On the stitching/design front ... well ... my big Christmas sampler scheduled to be released next month (Good Yule) is now officially lost in the mail. I am heartbroken. The woman who stitched it is heartbroken. This design is 110 stitches wide by 350 stitches long and was not an easy stitch ... lots of over one, beads, specialty stitches. It was mistakenly sent to the wrong address. We contacted the people at that address and they say they have not received the package. The post office said it was delivered there on September 30th. No one seems to know where it is. It was insured, of course, but no amount of insurance can cover this kind of loss. We haven't given up. We hope it can be found, but it may not be released this year if it is not found soon. It takes quite a while to stitch a piece of that size, as you all know. I'm trying not to think about it and just praying it will turn up. Karma.

We have other things in the works that can be released instead, but we will have to work double time to try to bump them up the schedule. I do truly believe that everything happens for a reason. I live by that philosophy. It will be interesting to see, eventually, what the reason for this glitch is.

Meanwhile, a little sneak peak at our first biannual limited edition Christmas Ornament kit. Luckily I was working on this little guy even before I found out that Good Yule was lost, so he will still be coming to town even if Good Yule doesn't make it. We plan on doing two different ornament kits a year in a limited quantity, one for November release and one for "Christmas in July".  Why limit the quantity of the kits? Everyone is always curious about that. We don't do it to drive up the price. We try to keep the price of our kits as reasonable as possible. Limiting the quantity of kits we manufacture allows us to use unique or "limited availability" supplies in the kits .... things that we love and would like to see on a design but know we can get only get limited quantities of .... i.e. special buttons or ribbons or trims. We buy up what ever quantity is available and make as many kits as we can from that inventory ... and then ... when it's gone, it's gone.

I made a rule for myself, earlier this year, that I would never again use a Sunday to do anything I "had" to do or that "needed" to be done. So, I took Sunday to relax with my daughter who was visiting and to pursue some things I've been wanting to do. I don't have much time to knit anymore. I use most of my crafting time to stitch, but I always like to have a winter knitting project on hand for cold evenings in front of the fireplace (or TV) and I spent a few hours on Sunday going through the yarn stash and planning a project. Over the past few years I seem to have collected a plethora of small balls of hand spun yarn. I love the way it looks, the complex textures and mixtures of colors, but there is never enough to make anything substantial. Still, I buy a few ounces here and a few ounces there because it is impossible to resist. So Sunday I got all the balls of hand spun together, picked a group that would go together and finally found a pattern I thought would work with my potpourri of different yarns.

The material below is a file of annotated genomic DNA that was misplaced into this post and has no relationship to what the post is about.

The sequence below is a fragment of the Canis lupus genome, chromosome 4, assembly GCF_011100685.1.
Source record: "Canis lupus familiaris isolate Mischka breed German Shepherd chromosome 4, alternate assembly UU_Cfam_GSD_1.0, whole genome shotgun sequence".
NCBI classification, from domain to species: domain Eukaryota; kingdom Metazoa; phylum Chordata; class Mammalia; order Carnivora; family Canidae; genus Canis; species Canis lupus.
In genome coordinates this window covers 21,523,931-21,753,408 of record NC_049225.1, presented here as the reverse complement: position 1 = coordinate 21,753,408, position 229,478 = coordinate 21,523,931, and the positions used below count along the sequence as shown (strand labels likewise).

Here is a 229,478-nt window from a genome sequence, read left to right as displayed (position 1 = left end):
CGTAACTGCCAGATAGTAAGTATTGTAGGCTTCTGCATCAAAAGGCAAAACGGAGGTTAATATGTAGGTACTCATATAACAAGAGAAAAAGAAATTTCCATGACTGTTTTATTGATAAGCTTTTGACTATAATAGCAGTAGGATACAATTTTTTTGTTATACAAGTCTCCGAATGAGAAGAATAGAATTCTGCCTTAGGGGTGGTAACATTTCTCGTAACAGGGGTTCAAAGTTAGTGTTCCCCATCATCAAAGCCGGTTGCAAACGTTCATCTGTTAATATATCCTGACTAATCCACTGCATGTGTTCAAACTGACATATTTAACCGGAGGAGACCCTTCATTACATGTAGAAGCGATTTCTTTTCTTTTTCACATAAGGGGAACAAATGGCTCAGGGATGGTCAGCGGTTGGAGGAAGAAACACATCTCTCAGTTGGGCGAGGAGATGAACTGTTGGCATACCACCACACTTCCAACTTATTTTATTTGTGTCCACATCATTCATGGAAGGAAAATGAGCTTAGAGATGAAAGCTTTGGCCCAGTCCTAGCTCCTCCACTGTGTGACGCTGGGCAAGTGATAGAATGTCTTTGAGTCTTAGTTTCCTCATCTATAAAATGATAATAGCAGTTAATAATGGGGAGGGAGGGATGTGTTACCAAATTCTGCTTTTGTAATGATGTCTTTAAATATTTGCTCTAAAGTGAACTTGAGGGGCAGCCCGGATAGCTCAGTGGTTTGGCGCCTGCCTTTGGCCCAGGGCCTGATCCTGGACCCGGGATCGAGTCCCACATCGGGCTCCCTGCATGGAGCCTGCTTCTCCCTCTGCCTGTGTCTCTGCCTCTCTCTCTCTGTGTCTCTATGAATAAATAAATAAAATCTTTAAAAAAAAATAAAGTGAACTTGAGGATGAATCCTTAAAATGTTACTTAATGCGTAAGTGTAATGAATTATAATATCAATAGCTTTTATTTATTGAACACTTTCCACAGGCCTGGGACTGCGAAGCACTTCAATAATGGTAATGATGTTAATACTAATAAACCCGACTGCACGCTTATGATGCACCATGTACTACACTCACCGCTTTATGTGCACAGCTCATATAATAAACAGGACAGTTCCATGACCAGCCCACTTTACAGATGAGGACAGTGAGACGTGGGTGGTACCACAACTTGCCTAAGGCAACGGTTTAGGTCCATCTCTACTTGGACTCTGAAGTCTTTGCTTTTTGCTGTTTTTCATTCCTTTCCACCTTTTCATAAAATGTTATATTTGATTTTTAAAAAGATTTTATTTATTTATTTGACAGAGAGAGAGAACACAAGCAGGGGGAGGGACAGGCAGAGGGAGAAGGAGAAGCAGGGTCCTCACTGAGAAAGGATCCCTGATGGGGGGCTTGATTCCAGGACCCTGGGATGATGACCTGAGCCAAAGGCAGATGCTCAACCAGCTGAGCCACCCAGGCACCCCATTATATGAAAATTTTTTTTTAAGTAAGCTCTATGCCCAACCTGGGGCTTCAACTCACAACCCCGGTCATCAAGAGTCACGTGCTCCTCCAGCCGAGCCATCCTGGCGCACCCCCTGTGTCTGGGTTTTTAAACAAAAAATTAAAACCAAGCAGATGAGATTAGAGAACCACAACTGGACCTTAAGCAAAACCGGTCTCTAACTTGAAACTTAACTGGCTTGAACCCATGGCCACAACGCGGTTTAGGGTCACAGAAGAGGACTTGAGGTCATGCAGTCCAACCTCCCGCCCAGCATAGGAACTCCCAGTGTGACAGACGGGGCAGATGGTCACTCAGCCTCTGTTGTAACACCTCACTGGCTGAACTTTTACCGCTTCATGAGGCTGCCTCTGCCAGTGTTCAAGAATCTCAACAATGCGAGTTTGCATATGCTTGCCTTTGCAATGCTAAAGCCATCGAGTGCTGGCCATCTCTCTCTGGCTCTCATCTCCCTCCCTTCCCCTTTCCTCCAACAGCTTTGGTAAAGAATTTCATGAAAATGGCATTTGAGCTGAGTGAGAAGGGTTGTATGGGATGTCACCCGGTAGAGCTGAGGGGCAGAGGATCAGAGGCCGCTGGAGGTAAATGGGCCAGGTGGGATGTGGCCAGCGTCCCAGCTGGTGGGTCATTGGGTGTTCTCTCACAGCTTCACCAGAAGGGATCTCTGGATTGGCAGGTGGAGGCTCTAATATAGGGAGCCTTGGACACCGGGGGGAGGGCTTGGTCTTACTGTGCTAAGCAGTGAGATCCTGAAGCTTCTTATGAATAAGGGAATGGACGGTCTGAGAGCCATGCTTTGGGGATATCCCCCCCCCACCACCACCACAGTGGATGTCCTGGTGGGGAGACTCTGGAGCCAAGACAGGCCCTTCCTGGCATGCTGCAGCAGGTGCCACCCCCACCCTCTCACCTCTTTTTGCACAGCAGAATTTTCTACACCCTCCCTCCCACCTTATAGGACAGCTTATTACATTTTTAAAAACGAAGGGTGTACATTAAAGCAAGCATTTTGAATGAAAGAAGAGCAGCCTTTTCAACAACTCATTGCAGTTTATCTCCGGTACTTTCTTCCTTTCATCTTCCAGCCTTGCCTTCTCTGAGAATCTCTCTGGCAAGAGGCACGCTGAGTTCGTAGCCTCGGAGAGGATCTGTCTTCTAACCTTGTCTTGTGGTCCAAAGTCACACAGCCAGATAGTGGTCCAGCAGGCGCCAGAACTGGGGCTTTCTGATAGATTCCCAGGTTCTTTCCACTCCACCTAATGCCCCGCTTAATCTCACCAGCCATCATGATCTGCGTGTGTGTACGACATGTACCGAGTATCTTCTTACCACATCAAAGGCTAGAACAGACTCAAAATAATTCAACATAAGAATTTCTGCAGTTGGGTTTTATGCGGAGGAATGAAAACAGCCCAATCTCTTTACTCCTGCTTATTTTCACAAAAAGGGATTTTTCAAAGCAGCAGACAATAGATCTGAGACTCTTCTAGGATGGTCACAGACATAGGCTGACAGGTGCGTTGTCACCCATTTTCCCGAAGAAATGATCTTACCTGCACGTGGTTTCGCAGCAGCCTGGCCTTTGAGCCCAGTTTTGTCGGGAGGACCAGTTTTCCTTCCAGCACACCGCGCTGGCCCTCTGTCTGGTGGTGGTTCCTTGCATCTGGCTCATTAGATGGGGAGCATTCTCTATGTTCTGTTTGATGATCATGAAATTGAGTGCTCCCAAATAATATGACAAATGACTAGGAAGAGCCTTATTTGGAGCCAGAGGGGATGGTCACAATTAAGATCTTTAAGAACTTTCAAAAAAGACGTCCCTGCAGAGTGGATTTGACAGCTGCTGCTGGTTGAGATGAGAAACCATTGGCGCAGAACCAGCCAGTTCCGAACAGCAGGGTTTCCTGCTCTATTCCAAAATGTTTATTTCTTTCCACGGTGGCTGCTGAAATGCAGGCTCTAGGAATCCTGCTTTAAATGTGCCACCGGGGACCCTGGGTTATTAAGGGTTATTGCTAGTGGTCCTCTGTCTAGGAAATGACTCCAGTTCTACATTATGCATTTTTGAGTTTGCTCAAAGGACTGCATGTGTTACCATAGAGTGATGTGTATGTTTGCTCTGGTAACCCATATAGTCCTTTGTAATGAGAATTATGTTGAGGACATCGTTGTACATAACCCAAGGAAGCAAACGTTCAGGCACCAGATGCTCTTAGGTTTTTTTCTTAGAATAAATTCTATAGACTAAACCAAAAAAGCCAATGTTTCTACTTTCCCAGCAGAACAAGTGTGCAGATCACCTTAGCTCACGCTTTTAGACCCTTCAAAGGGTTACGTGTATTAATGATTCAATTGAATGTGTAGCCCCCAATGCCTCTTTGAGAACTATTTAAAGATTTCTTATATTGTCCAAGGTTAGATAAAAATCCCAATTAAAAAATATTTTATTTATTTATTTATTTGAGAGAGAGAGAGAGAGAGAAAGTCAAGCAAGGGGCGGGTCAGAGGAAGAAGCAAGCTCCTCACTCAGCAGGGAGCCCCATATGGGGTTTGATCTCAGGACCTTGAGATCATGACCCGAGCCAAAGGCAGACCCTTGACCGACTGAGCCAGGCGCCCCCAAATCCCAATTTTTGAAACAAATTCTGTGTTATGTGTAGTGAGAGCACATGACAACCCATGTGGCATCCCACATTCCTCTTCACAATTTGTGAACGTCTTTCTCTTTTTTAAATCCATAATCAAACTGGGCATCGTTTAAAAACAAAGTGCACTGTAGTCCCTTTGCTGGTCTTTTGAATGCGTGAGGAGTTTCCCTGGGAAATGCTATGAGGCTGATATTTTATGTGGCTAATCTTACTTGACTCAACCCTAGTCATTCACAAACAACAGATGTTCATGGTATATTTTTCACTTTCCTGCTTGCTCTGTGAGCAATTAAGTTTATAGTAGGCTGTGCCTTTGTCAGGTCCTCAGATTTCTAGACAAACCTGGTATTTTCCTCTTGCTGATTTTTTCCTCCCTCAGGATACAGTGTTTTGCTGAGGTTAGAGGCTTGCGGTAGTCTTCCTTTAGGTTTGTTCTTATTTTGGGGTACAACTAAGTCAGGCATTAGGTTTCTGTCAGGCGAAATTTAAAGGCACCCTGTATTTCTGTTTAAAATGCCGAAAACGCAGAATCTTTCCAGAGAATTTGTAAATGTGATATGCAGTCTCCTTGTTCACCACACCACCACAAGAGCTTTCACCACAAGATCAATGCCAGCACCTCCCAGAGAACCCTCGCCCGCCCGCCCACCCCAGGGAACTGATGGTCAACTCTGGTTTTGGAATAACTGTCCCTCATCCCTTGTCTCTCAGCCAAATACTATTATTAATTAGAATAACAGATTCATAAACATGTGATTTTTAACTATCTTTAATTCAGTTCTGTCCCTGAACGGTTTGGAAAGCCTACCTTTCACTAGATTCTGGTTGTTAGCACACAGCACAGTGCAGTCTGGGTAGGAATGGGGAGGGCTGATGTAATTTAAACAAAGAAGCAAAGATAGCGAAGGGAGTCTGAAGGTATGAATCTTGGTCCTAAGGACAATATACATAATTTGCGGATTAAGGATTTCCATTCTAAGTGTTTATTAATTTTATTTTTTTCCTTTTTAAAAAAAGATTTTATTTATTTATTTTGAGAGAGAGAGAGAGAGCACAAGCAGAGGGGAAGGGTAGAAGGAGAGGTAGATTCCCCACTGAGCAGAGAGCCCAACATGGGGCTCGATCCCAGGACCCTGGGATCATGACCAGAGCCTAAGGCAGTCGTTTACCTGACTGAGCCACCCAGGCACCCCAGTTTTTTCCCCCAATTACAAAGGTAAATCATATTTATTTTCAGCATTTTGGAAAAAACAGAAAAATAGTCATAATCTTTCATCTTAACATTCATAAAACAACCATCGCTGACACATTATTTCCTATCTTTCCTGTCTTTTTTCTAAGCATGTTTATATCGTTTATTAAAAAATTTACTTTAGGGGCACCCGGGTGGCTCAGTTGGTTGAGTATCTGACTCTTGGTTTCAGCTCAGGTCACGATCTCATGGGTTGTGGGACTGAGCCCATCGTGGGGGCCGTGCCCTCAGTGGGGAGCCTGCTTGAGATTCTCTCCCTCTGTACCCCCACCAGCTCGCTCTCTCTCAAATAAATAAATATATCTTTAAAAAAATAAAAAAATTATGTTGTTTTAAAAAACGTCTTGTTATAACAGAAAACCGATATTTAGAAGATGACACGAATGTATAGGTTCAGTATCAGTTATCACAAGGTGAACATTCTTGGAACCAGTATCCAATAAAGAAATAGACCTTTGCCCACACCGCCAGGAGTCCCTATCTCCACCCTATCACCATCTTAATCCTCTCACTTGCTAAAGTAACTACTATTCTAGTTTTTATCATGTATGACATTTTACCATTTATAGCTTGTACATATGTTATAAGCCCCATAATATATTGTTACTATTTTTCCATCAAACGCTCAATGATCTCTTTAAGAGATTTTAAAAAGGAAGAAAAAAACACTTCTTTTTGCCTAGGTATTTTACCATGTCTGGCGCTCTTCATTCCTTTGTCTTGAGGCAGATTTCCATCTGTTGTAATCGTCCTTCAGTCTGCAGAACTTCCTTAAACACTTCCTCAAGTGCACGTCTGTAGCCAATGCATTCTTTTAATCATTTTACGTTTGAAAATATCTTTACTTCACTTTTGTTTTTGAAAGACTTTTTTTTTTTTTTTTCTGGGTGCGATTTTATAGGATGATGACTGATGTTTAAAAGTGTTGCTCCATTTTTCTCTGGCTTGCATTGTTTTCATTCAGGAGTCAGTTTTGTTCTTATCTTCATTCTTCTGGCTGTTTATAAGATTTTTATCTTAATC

The pattern is a free pattern and I think I'm in love with it ... it is so adaptable to so many different yarns and sizes. Since you start by making a triangle (increasing each side) until the piece is the width you want, and then continue, on the diagonal with a decrease on one side and an increase on the other, you can make it as wide and as long as you like .... depending on how much yarn you have. You don't even have to worry much about gauge ... perfect for my collection of hand spun since I can just keep knitting until I run out. Of course, you have to make sure you leave enough yarn to finish the corner but I kept track of how much I used to make the beginning corner, so I know exactly how much I need to finish. Now I'm thinking about those 12 balls of a discontinued color of Noro Silk Garden I have stashed away for a shawl/stole out of the same pattern.

Meanwhile, back to the search for Good Yule. I have been calling the post office a few times a day. I will not despair. If it's gone, it was meant to be gone. If it is found, then we will release it on schedule. (sob sob :-( Maybe if everyone out there crosses their fingers for me ... it will turn up.

See you soon, ci vediamo a presto, à tout à l'heure, gauw tot ziens,